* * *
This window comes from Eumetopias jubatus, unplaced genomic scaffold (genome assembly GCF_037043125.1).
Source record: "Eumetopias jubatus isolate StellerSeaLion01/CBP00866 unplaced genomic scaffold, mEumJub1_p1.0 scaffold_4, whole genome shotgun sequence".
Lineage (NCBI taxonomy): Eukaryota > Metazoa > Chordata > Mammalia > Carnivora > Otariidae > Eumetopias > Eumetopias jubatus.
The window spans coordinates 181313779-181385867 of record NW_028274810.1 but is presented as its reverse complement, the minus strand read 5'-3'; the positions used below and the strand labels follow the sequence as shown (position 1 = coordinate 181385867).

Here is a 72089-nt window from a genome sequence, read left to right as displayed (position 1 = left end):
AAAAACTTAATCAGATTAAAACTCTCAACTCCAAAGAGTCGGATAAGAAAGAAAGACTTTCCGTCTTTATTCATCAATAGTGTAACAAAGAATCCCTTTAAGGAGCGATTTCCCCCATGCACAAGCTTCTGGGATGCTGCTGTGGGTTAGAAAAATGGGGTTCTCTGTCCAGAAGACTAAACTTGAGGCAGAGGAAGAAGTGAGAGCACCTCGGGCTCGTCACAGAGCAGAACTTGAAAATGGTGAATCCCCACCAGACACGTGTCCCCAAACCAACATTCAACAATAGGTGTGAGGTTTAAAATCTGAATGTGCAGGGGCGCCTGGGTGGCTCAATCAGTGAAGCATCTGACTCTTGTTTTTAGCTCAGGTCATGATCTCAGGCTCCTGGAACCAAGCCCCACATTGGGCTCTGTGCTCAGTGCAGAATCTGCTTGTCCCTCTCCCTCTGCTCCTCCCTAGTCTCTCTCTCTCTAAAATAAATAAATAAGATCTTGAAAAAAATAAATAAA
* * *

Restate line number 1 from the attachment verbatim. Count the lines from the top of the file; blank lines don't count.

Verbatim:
This window comes from Eumetopias jubatus, unplaced genomic scaffold (genome assembly GCF_037043125.1).